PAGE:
Skip to main content
Monterey Bay National Marine Sanctuary National Marine Sanctuaries Home Page National Oceanic and Atmospheric Administration Home Page

Research Technical Report

A PDF version of this report is available here:

newton_devogelaere_2013.pdf (1.8MB)

Need PDF Help?

Marine Mammal and Seabird Abundance and Distribution Around the Davidson Seamount, July 2010

Newton, K.M., and A. DeVogelaere (August 2013)

MBNMS Technical Report, 28pp.


The Davidson Seamount, located 129 km southwest of Monterey, California, was incorporated into the Monterey Bay National Marine Sanctuary on November 20, 2008 and is the first seamount within the National Marine Sanctuary system. The Sanctuary conducted a ship-based survey of the waters above and around the Davidson Seamount during July 2010. The three-day survey onboard the NOAA Ship McArthur II was the first dedicated at-sea survey of the Seamount to record marine mammal and seabird observations. Overall, 8 transect lines were surveyed for a total of 605 km of "on-effort" observations. Seventeen species of seabirds and 6 marine mammal species were observed. Cook's Petrel (Pterodroma cookii) was the most abundant seabird observed (8.4 birds km-2), followed by Leach's Storm-Petrel (Oceanodroma leucorhoa; 5.6 birds km-2). Including off effort sightings, the greatest number on Cook's Petrel ever recorded in California waters were observed. The seabird assemblage to the northwest of the seamount was distinctly different than that to the southeast with the northwest region characterized by more pelagic species such as Cook's Petrels and Leach's Storm-Petrel while the southeast region was characterized by more coastal species such as shearwaters, phalaropes, gulls, and alcids. Of a total of 200 marine mammal sightings, fin whales (Balaenoptera physalus) were the most commonly encountered marine mammal (51% of sightings), comprising 94% of whales sighted. In addition, fishes and other ancillary sightings were recorded. This survey in combination with aerial surveys along the same transect lines will serve as a baseline for future studies of the Davidson Seamount.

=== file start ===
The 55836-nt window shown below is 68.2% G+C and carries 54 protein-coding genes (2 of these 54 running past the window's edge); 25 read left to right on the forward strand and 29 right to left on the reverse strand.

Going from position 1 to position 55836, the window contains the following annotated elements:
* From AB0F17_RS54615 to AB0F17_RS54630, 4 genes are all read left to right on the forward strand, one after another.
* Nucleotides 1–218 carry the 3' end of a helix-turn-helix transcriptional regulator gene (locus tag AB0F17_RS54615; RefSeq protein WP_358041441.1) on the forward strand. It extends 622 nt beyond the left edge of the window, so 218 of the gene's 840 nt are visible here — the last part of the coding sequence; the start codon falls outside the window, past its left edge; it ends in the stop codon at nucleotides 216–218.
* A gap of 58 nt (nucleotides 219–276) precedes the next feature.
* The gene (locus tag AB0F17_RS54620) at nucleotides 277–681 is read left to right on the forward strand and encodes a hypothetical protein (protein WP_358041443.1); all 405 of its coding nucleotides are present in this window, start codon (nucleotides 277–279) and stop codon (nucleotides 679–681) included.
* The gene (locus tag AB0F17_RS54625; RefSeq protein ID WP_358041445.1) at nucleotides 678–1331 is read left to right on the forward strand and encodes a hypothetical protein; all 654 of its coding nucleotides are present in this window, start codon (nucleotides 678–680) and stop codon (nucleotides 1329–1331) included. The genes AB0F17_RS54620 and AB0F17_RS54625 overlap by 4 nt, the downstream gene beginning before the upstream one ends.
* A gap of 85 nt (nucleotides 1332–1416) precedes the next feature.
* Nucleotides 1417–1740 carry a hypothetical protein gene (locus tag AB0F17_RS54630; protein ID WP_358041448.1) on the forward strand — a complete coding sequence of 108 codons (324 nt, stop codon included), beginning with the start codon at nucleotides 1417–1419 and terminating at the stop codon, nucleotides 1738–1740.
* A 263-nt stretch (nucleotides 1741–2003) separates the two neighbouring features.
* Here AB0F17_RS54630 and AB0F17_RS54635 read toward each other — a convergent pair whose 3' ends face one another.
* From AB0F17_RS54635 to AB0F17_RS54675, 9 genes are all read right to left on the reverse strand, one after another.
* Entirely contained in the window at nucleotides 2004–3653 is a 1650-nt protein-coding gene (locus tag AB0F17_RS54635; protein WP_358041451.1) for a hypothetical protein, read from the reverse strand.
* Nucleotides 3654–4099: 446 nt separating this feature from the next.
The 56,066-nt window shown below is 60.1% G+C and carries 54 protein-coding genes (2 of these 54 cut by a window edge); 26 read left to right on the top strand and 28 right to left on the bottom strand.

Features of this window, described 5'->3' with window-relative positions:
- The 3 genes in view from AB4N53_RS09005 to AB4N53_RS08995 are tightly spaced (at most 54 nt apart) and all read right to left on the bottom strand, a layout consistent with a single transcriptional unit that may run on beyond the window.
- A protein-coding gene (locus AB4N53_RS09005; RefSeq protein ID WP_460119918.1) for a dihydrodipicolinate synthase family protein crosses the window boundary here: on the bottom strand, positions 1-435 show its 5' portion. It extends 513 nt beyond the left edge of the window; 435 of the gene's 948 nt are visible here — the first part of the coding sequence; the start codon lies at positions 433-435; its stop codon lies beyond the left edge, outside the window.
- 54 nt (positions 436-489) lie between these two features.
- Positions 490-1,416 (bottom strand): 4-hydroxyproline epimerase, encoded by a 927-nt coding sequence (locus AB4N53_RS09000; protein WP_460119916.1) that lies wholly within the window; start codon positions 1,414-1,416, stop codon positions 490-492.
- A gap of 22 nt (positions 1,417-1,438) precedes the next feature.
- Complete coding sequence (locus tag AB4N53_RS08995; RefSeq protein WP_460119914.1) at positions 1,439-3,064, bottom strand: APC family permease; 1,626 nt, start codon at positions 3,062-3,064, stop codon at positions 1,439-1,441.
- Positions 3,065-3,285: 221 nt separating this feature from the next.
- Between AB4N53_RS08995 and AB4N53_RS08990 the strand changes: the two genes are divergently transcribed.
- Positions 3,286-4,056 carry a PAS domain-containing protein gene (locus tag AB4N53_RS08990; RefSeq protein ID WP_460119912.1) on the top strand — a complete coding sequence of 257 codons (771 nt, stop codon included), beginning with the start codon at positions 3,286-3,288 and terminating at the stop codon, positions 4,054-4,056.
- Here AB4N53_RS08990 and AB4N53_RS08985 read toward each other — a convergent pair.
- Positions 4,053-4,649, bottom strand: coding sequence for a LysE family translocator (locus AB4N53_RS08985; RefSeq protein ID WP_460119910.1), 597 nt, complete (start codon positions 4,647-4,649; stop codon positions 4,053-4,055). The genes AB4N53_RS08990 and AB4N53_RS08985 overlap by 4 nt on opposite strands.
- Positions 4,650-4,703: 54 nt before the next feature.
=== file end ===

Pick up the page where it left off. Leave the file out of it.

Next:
Reviewed: April 11, 2024
Web Site Owner: National Ocean Service

Take Our Survey | Privacy Statement | Site Disclaimer
National Marine Sanctuaries | National Ocean Service | National Oceanic and Atmospheric Administration |